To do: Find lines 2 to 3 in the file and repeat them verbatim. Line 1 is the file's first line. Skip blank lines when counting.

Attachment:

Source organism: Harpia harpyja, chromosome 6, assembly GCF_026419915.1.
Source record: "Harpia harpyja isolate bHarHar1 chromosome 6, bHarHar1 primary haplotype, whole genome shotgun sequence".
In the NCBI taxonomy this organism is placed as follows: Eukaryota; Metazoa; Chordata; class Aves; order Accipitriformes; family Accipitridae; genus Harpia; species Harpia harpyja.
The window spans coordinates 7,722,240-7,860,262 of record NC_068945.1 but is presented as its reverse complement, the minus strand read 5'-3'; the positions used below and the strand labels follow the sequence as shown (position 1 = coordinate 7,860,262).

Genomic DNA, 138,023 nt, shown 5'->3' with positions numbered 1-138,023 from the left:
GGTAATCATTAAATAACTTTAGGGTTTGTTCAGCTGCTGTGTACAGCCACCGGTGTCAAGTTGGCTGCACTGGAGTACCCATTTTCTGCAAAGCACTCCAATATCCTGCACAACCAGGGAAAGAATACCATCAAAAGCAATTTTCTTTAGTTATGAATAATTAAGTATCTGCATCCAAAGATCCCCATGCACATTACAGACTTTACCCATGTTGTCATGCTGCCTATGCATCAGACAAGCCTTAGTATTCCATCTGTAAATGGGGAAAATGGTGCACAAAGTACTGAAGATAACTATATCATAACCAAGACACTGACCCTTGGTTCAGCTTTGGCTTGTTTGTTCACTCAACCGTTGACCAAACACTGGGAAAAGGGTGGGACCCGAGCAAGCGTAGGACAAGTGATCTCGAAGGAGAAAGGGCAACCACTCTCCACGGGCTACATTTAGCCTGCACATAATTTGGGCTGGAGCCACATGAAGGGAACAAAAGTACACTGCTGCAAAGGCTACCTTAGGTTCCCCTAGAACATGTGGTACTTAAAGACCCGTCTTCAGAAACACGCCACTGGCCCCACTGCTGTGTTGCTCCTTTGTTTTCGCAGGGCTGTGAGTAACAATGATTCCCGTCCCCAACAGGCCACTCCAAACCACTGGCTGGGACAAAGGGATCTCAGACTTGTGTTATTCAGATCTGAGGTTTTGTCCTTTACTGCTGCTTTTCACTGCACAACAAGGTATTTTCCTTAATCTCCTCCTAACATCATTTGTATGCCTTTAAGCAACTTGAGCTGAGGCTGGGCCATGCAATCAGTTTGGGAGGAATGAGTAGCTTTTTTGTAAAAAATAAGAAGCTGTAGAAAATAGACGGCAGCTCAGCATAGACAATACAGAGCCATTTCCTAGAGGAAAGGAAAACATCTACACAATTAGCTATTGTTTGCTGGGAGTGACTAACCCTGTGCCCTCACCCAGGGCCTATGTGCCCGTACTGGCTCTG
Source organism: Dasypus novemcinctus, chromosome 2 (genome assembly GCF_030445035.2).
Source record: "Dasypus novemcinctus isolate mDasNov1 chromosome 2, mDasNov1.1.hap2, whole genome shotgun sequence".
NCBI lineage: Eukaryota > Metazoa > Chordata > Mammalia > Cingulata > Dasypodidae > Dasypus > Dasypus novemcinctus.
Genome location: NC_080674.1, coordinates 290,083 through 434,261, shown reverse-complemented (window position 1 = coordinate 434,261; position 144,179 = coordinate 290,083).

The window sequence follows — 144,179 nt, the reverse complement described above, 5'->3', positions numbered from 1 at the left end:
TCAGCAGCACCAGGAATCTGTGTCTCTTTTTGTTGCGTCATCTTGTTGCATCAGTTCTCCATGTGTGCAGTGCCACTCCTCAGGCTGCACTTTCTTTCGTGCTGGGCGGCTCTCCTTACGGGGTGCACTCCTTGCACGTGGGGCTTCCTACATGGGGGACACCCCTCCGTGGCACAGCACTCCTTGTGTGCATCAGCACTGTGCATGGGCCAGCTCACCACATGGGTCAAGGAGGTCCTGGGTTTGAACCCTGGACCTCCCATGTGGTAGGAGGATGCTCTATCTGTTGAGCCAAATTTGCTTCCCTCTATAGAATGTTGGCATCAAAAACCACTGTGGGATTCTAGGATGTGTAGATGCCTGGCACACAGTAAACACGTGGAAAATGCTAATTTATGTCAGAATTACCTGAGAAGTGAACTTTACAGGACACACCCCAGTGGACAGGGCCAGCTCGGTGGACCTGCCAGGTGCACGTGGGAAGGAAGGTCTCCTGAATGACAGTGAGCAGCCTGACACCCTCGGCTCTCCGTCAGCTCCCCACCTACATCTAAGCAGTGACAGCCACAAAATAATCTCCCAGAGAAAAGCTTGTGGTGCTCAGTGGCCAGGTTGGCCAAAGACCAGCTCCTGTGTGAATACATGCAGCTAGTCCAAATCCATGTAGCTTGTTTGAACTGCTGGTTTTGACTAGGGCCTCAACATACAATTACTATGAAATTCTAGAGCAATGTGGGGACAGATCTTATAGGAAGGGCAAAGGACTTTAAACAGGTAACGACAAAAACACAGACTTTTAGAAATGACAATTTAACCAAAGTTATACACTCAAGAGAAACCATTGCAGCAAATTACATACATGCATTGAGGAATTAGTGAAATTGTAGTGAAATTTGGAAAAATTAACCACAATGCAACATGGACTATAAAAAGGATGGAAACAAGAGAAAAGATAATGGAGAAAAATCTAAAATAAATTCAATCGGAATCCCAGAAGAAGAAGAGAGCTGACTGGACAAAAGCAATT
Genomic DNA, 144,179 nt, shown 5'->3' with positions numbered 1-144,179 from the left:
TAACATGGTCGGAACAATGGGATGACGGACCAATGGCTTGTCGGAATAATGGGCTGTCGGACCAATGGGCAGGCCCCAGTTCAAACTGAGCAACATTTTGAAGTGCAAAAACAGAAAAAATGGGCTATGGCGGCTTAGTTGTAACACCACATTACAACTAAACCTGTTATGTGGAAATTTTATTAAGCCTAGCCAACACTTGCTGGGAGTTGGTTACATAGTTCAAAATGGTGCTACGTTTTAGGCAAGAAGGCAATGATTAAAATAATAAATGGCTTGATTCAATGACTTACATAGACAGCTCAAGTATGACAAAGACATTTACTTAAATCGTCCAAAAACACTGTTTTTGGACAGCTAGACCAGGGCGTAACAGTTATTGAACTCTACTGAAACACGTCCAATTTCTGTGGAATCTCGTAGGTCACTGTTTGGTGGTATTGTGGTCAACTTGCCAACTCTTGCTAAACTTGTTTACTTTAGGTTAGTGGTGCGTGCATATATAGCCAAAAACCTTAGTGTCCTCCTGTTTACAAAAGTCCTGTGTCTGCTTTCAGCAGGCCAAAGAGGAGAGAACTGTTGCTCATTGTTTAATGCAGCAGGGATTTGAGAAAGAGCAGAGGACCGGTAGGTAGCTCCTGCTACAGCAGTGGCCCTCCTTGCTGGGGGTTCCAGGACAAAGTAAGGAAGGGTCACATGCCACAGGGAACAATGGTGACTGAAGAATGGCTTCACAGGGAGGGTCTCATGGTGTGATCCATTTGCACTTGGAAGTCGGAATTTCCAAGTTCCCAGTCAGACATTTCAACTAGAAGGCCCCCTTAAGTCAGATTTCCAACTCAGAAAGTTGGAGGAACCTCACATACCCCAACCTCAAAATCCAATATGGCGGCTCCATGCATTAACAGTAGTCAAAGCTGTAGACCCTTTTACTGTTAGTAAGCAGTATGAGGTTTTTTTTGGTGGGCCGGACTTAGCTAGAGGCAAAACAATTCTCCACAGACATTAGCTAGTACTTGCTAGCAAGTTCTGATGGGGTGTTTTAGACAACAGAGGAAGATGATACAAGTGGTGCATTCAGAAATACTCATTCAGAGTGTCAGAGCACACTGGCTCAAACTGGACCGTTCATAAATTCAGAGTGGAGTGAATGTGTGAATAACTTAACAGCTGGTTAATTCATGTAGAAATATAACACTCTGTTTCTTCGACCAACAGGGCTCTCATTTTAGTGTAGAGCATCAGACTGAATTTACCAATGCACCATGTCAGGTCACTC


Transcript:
Source record: "Harpia harpyja isolate bHarHar1 chromosome 6, bHarHar1 primary haplotype, whole genome shotgun sequence".
In the NCBI taxonomy this organism is placed as follows: Eukaryota; Metazoa; Chordata; class Aves; order Accipitriformes; family Accipitridae; genus Harpia; species Harpia harpyja.